Naturalists from North America will recognize this plant, the maligned, non-native garlic mustard (Alliaria petiolata). I photographed this one in South Queensferry, Scotland. Recognition is likely not the only response to the sight of these leaves and flowers. Hands and elbows may start twitching in anticipation of the pleasure of uprooting the plant. This tugging reflex is organized into gatherings called “pulls” where people mass to yank swaths of the plant from the soil, bag the plants, then consign them to the landfill or fire. Depart from me, you who are cursed, into the eternal fire prepared for the devil and his angels.
This vigorous dislike has a good ecological foundation. The plant invades woodlands and smothers native plants, reducing botanical diversity. Chemical weapons are used in this process: garlic mustard releases chemicals into the soil that sap the vitality of surrounding plants. These chemicals act by suppressing the germination and growth of mycorrhizal fungi whose mutualistic relationship with plant roots helps many forest plants to grow successfully.
In the UK, where garlic mustard is native, the species is known as Jack-in-the-hedge and is fairly common in damp hedgerows and field edges. Unlike their American counterparts, local naturalists esteem the plant for its role as the host plant for caterpillars of several native butterflies. The orange-tip (Anthocharis cardamines) is the most well-known of these. This conspicuous white butterfly with bright orange wing tips often loiters in patches of Jack-in-the-hedge. The green-veined white (Pieris napi) is another species that uses the plant as a primary host for its caterpillars. The small white (Pieris rapae) — sometimes known as the “cabbage white” — will lay its eggs on Jack-in-the-hedge when it can’t find a gardener’s cabbage or broccoli.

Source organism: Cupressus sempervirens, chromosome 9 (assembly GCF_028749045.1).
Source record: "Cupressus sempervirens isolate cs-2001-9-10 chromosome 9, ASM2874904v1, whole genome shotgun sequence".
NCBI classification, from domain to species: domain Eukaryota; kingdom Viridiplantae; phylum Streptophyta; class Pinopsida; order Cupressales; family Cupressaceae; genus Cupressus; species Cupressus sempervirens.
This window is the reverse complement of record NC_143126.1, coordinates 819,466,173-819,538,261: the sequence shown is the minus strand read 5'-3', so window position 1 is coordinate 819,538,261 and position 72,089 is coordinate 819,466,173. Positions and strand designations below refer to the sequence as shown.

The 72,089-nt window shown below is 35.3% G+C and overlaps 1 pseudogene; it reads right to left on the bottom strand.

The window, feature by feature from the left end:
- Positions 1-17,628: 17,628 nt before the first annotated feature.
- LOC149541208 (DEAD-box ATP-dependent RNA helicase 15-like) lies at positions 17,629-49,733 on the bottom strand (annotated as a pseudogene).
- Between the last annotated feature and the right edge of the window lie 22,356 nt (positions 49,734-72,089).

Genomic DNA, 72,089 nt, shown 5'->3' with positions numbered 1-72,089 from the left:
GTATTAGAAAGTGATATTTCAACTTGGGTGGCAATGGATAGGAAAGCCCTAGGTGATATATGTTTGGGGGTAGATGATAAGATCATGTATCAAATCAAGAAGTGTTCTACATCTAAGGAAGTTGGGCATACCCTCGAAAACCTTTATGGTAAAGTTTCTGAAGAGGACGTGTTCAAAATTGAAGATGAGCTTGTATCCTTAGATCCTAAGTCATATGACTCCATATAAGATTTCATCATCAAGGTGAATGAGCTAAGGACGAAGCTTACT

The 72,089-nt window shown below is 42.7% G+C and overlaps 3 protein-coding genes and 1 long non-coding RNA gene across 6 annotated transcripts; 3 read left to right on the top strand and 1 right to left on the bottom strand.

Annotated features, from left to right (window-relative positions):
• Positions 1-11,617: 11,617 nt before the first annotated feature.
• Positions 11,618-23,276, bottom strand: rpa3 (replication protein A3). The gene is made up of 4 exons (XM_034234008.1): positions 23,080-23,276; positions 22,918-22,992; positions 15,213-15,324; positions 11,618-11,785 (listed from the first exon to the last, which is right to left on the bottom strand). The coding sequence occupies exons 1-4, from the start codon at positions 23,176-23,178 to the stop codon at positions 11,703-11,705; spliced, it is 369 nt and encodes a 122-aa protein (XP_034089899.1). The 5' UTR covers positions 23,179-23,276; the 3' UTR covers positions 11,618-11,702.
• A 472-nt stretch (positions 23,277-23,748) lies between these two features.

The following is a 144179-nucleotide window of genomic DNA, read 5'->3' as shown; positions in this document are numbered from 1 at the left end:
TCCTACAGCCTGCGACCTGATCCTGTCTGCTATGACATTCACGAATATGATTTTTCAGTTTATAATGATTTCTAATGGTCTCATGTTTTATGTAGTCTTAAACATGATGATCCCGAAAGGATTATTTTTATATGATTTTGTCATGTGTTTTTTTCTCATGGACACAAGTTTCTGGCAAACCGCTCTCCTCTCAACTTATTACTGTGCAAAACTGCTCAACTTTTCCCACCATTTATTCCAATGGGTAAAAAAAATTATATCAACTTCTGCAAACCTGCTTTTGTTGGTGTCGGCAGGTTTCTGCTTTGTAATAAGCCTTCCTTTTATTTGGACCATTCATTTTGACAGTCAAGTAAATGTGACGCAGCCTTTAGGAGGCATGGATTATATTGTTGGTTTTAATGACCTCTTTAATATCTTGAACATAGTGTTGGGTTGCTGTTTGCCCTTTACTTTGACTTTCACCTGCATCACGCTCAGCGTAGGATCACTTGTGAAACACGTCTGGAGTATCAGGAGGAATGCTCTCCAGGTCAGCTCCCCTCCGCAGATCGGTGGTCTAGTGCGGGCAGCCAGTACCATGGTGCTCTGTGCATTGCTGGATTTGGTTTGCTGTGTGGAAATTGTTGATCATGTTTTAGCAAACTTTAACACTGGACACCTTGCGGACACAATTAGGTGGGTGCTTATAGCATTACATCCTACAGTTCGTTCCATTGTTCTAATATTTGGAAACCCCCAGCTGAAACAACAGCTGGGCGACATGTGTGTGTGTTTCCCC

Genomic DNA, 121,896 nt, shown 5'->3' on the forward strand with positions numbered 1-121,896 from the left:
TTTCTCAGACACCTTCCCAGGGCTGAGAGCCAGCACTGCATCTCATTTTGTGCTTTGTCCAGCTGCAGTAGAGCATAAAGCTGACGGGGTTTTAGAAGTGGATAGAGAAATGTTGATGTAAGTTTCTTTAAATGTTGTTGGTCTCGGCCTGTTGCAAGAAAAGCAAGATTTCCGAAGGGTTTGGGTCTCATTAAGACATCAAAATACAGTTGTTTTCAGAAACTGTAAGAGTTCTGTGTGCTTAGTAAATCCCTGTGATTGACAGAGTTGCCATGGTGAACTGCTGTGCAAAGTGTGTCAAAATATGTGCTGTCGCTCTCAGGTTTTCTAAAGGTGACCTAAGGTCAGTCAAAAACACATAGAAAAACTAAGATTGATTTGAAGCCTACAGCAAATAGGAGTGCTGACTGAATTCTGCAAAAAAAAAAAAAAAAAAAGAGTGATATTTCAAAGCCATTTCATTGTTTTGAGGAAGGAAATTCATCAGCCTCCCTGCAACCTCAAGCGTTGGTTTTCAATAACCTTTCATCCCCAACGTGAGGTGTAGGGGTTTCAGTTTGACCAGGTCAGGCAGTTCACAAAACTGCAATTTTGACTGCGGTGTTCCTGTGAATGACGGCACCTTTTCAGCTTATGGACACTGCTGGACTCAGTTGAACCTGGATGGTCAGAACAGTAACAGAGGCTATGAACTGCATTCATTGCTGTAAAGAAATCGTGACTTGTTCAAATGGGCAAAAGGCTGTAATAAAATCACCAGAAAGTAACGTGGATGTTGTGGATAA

In North American, the plant’s relationship with butterflies is not so nurturing. The West Virginia white butterfly (Pieris virginiensis) normally lays its eggs on native toothwort (Dentaria), but the female butterflies are also attracted to garlic mustard. Unfortunately for the caterpillars of these fooled females, the novel chemical mixture in garlic mustard prevents the youngsters from growing. The plant is therefore an ecological trap: drawing in butterflies with the promise of good food, then killing them.
This confused tale has its origins in the close family ties among the species involved. Toothwort and garlic mustard both belong to the family Brassicaceae. North American butterflies are drawn to the presumably familiar scent of the import. But family resemblance only goes so far. American butterflies have not evolved the particularities of biochemical detoxification needed to feed on garlic mustard, whereas their European kin in the same subfamily of butterflies (Pierinae) have mastered these mechanisms. Whether evolution will be fast enough to allow the Americans to adapt remains to be seen.
It doesn’t help that butterflies in Bible Belt states are kept in the dark about natural selection, giving the missionary mustards a boost in their colonial quest.